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Theory predicts that entrepreneurs have distinct attitudes toward risk and uncertainty, but empirical evidence is mixed. To better understand these mixed results, we perform a large “lab-in-the-field” experiment comparing entrepreneurs to managers (a suitable comparison group) and employees (n D 21288). The results indicate that entrepreneurs perceive themselves as less risk averse than managers and employees, in line with common wisdom. However, when using experimental incentivized measures, the differences are subtler. Entrepreneurs are only found to be unique in their lower degree of loss aversion, and not in their risk or ambiguity aversion. This combination of results might be explained by our finding that perceived risk attitude is not only correlated to risk aversion but also to loss aversion. Overall, we therefore suggest using a broader definition of risk that captures this unique feature of entrepreneurs: their willingness to risk losses.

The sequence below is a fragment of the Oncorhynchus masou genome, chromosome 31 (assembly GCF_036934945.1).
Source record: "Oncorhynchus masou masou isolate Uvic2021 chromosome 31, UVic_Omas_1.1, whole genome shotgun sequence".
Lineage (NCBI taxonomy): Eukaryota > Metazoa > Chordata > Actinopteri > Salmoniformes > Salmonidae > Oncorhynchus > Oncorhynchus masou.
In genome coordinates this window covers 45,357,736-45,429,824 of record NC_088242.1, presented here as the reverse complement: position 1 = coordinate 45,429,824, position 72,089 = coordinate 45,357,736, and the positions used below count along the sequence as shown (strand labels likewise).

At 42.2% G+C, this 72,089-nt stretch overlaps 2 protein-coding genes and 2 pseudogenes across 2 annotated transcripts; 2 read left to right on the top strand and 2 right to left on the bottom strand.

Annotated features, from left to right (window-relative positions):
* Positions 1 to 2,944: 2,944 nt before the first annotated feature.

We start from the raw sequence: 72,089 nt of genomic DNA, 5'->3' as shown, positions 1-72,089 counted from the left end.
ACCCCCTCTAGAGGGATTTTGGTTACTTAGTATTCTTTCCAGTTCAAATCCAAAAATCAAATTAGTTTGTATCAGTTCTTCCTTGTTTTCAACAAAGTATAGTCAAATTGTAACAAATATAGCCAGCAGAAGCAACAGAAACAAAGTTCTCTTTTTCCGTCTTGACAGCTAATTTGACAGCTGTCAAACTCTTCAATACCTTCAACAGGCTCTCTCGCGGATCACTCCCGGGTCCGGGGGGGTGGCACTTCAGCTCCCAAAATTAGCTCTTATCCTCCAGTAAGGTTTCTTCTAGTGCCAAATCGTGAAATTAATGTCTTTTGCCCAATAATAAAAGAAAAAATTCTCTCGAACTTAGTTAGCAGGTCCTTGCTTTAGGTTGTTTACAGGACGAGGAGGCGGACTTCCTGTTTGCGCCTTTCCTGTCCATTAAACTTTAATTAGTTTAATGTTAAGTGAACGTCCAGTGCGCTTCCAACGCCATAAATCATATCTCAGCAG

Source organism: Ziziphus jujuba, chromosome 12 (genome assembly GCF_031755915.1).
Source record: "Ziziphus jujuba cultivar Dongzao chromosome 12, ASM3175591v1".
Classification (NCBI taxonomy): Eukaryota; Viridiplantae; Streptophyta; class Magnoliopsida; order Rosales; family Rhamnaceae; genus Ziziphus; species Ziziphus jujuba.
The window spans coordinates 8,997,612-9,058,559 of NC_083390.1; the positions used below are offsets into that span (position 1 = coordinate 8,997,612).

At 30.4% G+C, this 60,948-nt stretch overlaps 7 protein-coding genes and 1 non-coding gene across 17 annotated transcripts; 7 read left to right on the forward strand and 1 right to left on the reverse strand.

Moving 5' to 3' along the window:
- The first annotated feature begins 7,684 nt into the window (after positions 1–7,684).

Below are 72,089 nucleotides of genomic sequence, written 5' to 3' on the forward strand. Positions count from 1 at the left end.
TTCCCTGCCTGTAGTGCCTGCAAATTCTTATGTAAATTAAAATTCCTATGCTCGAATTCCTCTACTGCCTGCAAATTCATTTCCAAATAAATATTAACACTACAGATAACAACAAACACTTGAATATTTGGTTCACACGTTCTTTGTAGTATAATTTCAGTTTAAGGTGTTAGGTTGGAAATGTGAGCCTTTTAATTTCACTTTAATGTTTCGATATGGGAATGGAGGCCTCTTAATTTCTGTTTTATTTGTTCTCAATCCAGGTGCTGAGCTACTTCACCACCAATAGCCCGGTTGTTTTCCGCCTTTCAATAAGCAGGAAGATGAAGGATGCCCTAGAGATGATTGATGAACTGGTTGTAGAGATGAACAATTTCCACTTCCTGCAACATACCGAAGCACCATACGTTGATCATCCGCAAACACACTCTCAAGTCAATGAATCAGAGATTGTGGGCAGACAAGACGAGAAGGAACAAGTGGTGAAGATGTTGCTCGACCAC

Publication information

Original languageEnglish
JournalManagement Science
Volume62
Issue number10
Pages (from-to)2897-2915
ISSN0025-1909
DOIs
StatePublished - 2016

Bibliographical note

Epub ahead of print. Published online: 25 Nov 2015

    Keywords

  • Entrepreneurs, Managers, Risk aversion, Loss aversion, Ambiguity aversion, Lab-in-the-field experiment

ID: 44354786